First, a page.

|2/20 @ 11:59 PM|
|Not accepted late|
For this lab, you'll use the concepts of polymorphism to build an abstract syntax tree for our simple calculator language. The calculator language has been enhanced somewhat, as you'll see in the parser.yy file. The goal is to make it so that ASTs in the language have a reasonable class hierarchy. How you do this is up to you, but it should be the case that you can run the code in calc.cpp and get the output:
calculate v 1+2*3 orate v
You should also be able to run the code:
IDNode * id = new IDNode("v"); NumNode * one = new NumNode(1); NumNode * two = new NumNode(2); NumNode * three = new NumNode(3); MathNode * m = new MultNode(two, three); MathNode * a = new MultNode(one, m); OpNode * op1 = new CalculateNode(id, a); OpNode * op2 = new OrateNode(id); std::list
nodes = new std::list (); ProgramNode * p = new ProgramNode(nodes); p->print();
and get the same output as above. This largely means that you should update ast.hpp in order to declare these node types. You'll also need to update the parser.yy file to set the translation types of the nonterminals.
Finally, you should use concepts from the video appropriately:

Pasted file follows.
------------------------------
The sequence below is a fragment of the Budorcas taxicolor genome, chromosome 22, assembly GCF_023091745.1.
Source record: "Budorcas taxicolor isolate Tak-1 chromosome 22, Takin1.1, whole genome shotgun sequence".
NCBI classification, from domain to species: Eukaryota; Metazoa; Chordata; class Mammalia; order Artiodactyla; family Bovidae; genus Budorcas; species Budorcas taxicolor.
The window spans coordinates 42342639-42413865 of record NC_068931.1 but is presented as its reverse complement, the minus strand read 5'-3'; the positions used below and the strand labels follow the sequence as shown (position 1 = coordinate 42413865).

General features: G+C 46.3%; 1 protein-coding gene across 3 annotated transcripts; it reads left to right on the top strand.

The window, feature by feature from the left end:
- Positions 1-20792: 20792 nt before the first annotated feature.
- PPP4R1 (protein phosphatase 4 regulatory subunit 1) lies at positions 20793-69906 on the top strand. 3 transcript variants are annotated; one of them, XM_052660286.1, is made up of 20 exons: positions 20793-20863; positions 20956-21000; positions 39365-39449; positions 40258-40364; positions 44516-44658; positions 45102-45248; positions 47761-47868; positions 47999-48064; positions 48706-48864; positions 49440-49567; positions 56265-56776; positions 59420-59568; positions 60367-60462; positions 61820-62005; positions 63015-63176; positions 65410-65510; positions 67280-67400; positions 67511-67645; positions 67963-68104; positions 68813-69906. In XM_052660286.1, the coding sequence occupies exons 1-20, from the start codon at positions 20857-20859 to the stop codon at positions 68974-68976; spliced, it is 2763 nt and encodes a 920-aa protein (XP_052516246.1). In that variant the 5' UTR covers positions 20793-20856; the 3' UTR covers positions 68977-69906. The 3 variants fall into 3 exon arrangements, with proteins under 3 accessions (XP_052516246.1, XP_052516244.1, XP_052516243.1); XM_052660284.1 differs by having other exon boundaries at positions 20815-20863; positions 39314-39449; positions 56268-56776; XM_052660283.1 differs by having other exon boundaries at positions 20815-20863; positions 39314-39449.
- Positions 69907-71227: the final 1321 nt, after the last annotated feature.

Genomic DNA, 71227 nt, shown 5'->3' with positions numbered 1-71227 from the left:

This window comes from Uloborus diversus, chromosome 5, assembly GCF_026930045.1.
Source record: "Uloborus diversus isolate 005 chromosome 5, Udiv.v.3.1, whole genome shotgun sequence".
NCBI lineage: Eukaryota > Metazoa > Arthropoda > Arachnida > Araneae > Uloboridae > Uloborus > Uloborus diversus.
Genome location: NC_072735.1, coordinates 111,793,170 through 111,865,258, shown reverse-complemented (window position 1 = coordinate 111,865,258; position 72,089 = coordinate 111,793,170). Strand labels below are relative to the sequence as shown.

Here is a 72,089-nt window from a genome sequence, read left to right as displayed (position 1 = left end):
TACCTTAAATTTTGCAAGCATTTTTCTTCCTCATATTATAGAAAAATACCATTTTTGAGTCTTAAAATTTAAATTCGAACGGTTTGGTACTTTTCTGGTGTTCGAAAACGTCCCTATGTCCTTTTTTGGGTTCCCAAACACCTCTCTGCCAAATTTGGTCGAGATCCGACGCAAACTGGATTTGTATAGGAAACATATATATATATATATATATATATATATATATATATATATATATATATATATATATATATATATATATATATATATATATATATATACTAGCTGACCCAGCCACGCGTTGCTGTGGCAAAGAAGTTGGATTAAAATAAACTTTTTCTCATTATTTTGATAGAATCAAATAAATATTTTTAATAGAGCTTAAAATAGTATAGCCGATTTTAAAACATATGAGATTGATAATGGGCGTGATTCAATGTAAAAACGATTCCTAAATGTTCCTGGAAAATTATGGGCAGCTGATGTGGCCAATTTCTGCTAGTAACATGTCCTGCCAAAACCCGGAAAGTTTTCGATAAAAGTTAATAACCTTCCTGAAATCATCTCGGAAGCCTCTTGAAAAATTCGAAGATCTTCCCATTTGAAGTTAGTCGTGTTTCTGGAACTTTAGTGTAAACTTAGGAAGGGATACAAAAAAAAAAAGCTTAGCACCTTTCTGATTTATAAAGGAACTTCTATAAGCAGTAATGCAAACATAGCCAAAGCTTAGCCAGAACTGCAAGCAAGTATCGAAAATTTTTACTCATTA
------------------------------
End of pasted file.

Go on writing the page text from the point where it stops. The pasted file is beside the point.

- Subclass functions should override superclass functions. At the very least, all classes should have a virtual print function, and subclasses should override the superclass print
- The OpNode class should be pure virtual (i.e. it cannot be instantiated)
Starter code is available here: lab.tgz
Create a tarball consisting of a single directory with all of your work in it,
such as code or written answers.
If you have any auxiliary files (READMEs, Makefiles, etc.), be sure
to include those as well.
Name your work directory
l5 and name
Upload your tarball to the L5 Canvas assignment.
Labs will be graded under one of following criteria:
- Effort: You will automatically be given full credit for the labwork if the GTA determines that your participation in the lab was meaningful - i.e. you attended the lab session and used the time to make a good-faith attempt to complete the work. It is the sole discretion of the GTA to determine if you put in sufficient effort. Even if you expect an effort-based grade, you should turn in your (possibly incomplete) work.
- Correctness: If you do not participant meaningfully in lab (i.e. you do not attend the lab session), your grade will be assessed based on the correctness of your lab submission.
The two-criteria grading scheme above is designed to avoid wasting your time. You should not feel obligated to attend the lab, and in fact should only do so if you want help from the GTA on the labwork assignment or whatever project is currently in progress. Here's a handy flowchart for how I suggest you approach lab: